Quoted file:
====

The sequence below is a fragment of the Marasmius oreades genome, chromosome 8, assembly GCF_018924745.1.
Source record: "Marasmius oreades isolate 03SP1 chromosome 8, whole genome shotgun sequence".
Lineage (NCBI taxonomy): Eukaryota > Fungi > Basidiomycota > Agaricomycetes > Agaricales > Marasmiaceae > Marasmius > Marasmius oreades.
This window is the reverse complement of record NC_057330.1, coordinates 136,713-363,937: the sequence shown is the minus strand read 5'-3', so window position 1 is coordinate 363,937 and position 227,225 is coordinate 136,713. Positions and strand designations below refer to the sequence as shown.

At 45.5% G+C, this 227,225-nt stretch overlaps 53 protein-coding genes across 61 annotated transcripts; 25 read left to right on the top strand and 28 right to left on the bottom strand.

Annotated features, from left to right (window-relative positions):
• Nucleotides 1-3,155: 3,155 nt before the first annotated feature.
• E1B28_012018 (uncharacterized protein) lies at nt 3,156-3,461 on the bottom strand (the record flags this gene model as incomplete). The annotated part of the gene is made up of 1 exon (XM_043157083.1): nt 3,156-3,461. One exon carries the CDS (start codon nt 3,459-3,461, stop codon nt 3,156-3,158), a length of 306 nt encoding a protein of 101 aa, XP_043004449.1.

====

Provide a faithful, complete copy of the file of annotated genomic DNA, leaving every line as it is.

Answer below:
The sequence below is a fragment of the Marasmius oreades genome, chromosome 8, assembly GCF_018924745.1.
Source record: "Marasmius oreades isolate 03SP1 chromosome 8, whole genome shotgun sequence".
Lineage (NCBI taxonomy): Eukaryota > Fungi > Basidiomycota > Agaricomycetes > Agaricales > Marasmiaceae > Marasmius > Marasmius oreades.
This window is the reverse complement of record NC_057330.1, coordinates 136,713-363,937: the sequence shown is the minus strand read 5'-3', so window position 1 is coordinate 363,937 and position 227,225 is coordinate 136,713. Positions and strand designations below refer to the sequence as shown.

At 45.5% G+C, this 227,225-nt stretch overlaps 53 protein-coding genes across 61 annotated transcripts; 25 read left to right on the top strand and 28 right to left on the bottom strand.

Annotated features, from left to right (window-relative positions):
• Nucleotides 1-3,155: 3,155 nt before the first annotated feature.
• E1B28_012018 (uncharacterized protein) lies at nt 3,156-3,461 on the bottom strand (the record flags this gene model as incomplete). The annotated part of the gene is made up of 1 exon (XM_043157083.1): nt 3,156-3,461. One exon carries the CDS (start codon nt 3,459-3,461, stop codon nt 3,156-3,158), a length of 306 nt encoding a protein of 101 aa, XP_043004449.1.